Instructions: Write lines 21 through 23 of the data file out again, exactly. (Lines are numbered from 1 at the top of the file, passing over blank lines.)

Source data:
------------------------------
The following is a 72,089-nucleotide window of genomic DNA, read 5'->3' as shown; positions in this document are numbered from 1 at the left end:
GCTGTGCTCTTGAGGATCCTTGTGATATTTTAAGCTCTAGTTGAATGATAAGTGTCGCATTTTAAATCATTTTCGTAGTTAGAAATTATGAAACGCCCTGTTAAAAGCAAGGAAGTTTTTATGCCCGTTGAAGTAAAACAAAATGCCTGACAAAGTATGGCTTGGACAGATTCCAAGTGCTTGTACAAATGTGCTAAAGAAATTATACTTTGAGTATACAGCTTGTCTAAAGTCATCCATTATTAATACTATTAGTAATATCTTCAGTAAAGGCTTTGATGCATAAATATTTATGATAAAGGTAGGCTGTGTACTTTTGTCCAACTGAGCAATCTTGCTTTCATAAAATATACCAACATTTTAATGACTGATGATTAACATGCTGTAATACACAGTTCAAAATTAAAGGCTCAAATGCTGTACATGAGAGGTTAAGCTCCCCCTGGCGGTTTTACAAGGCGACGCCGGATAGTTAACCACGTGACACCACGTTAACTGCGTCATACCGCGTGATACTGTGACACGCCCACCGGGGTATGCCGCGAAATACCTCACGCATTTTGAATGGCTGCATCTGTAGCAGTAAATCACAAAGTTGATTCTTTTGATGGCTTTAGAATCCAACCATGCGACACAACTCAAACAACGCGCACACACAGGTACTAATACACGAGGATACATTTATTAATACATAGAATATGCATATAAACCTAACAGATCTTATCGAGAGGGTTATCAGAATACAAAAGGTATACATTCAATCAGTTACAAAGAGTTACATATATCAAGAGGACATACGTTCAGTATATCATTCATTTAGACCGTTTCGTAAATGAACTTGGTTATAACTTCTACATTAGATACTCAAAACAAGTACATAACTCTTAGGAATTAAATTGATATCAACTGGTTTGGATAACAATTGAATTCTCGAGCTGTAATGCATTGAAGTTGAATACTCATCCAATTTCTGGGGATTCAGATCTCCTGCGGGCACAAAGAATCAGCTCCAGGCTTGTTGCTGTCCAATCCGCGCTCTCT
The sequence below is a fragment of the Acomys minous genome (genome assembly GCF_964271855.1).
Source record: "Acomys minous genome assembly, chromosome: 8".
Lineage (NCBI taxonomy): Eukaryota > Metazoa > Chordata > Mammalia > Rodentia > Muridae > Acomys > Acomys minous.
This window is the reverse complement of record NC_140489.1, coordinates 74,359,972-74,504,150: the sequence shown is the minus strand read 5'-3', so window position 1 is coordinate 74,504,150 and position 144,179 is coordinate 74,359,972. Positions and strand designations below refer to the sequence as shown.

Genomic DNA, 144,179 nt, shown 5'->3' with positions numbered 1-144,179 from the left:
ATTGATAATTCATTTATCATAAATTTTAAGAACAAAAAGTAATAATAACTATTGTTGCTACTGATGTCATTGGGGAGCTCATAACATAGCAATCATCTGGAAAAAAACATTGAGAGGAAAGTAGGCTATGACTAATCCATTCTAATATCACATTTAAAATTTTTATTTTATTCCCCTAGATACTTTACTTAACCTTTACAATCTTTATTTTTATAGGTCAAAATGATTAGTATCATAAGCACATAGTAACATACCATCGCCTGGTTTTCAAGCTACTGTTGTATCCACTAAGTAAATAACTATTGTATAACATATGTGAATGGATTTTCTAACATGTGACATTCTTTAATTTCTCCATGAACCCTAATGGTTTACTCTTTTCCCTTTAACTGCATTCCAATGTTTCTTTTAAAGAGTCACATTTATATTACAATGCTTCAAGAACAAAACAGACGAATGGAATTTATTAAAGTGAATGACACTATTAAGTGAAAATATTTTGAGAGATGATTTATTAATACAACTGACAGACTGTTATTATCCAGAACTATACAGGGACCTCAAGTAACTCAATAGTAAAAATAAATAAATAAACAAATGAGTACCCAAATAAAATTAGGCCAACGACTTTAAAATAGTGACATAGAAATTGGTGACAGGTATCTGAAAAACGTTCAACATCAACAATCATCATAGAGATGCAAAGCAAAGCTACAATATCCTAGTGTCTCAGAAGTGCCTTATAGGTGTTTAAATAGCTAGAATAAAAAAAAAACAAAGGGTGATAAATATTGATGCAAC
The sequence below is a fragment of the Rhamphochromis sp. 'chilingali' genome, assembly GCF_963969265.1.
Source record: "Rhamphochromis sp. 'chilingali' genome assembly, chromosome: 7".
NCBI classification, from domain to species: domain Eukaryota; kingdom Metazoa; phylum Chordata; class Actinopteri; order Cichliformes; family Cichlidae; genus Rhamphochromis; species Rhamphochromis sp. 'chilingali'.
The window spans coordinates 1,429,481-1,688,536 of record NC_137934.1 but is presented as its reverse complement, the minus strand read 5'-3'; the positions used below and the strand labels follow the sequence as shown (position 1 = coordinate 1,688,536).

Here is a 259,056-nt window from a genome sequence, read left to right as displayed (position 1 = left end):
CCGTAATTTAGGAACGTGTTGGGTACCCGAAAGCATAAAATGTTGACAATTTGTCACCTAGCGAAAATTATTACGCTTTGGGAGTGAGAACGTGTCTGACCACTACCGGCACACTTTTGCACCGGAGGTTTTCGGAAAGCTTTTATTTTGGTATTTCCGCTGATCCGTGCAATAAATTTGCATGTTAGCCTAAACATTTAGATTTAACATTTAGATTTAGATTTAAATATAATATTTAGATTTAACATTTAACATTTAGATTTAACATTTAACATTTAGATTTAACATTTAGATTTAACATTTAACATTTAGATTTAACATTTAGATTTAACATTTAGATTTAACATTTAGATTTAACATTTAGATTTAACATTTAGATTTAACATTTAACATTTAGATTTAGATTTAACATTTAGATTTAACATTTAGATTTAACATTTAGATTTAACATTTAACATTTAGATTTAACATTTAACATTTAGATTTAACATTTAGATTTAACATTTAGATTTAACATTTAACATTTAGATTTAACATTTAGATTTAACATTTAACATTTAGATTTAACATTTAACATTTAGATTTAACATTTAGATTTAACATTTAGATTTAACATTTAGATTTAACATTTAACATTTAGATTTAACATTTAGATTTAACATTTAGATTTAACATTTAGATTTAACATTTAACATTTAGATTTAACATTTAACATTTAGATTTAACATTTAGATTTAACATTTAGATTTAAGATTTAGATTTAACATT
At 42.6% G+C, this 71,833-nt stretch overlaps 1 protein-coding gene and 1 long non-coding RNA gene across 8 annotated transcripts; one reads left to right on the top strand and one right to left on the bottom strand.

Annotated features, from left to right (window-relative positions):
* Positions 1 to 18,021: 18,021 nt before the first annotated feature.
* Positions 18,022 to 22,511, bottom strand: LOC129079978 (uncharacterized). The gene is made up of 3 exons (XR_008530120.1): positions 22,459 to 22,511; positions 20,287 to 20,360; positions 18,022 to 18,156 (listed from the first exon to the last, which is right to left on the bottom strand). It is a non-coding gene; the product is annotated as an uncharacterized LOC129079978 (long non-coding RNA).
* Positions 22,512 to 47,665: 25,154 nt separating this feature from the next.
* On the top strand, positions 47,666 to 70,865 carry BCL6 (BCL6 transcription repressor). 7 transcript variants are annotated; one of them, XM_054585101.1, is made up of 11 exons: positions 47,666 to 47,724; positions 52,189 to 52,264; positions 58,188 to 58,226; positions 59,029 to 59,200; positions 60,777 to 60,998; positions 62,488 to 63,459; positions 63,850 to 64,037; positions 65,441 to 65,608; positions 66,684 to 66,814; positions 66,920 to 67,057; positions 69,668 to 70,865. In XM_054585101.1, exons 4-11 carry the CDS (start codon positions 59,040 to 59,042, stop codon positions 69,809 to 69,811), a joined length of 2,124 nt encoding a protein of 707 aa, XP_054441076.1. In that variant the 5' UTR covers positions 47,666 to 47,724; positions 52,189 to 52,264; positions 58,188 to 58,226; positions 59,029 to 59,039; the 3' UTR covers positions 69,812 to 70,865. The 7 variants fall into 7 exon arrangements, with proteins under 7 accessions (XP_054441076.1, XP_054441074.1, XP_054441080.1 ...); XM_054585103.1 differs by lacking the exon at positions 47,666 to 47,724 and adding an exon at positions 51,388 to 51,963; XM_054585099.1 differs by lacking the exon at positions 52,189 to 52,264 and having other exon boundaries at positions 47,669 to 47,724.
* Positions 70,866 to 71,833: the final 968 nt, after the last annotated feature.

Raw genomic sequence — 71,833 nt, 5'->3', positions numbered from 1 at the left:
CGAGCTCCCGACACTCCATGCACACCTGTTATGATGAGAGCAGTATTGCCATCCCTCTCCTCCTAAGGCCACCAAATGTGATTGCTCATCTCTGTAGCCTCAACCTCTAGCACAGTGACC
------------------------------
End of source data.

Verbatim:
* Positions 70,866 to 71,833: the final 968 nt, after the last annotated feature.

Raw genomic sequence — 71,833 nt, 5'->3', positions numbered from 1 at the left:
CGAGCTCCCGACACTCCATGCACACCTGTTATGATGAGAGCAGTATTGCCATCCCTCTCCTCCTAAGGCCACCAAATGTGATTGCTCATCTCTGTAGCCTCAACCTCTAGCACAGTGACC